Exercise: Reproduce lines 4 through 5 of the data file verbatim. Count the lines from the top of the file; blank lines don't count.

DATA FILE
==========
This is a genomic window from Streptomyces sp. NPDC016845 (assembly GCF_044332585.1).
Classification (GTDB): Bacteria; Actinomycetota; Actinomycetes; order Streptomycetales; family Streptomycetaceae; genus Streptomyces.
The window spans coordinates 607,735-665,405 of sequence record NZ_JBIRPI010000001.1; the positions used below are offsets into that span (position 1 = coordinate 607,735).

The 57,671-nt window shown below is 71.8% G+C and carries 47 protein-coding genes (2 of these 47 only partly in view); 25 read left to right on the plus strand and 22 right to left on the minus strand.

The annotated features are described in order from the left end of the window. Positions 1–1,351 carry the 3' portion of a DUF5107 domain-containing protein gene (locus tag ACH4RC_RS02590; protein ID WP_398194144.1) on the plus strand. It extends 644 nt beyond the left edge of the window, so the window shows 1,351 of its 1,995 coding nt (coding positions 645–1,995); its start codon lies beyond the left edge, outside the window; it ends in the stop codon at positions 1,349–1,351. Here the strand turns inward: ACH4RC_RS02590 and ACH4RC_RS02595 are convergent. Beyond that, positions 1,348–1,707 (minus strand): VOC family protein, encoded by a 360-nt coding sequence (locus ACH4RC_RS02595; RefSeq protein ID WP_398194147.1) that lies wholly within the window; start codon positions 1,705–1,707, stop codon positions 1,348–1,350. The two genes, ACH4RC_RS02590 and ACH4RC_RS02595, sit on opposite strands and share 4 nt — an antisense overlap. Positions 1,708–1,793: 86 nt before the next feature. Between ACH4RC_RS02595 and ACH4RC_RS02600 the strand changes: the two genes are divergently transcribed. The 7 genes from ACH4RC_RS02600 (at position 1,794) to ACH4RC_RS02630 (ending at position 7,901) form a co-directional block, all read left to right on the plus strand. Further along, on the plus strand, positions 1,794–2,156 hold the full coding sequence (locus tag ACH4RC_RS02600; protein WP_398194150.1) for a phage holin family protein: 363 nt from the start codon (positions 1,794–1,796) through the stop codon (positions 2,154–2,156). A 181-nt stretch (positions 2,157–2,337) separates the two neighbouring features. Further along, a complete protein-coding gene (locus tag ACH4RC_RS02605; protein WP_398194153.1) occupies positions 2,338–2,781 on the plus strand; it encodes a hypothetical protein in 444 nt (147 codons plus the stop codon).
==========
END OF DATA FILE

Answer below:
The 57,671-nt window shown below is 71.8% G+C and carries 47 protein-coding genes (2 of these 47 only partly in view); 25 read left to right on the plus strand and 22 right to left on the minus strand.

The annotated features are described in order from the left end of the window. Positions 1–1,351 carry the 3' portion of a DUF5107 domain-containing protein gene (locus tag ACH4RC_RS02590; protein ID WP_398194144.1) on the plus strand. It extends 644 nt beyond the left edge of the window, so the window shows 1,351 of its 1,995 coding nt (coding positions 645–1,995); its start codon lies beyond the left edge, outside the window; it ends in the stop codon at positions 1,349–1,351. Here the strand turns inward: ACH4RC_RS02590 and ACH4RC_RS02595 are convergent. Beyond that, positions 1,348–1,707 (minus strand): VOC family protein, encoded by a 360-nt coding sequence (locus ACH4RC_RS02595; RefSeq protein ID WP_398194147.1) that lies wholly within the window; start codon positions 1,705–1,707, stop codon positions 1,348–1,350. The two genes, ACH4RC_RS02590 and ACH4RC_RS02595, sit on opposite strands and share 4 nt — an antisense overlap. Positions 1,708–1,793: 86 nt before the next feature. Between ACH4RC_RS02595 and ACH4RC_RS02600 the strand changes: the two genes are divergently transcribed. The 7 genes from ACH4RC_RS02600 (at position 1,794) to ACH4RC_RS02630 (ending at position 7,901) form a co-directional block, all read left to right on the plus strand. Further along, on the plus strand, positions 1,794–2,156 hold the full coding sequence (locus tag ACH4RC_RS02600; protein WP_398194150.1) for a phage holin family protein: 363 nt from the start codon (positions 1,794–1,796) through the stop codon (positions 2,154–2,156). A 181-nt stretch (positions 2,157–2,337) separates the two neighbouring features. Further along, a complete protein-coding gene (locus tag ACH4RC_RS02605; protein WP_398194153.1) occupies positions 2,338–2,781 on the plus strand; it encodes a hypothetical protein in 444 nt (147 codons plus the stop codon).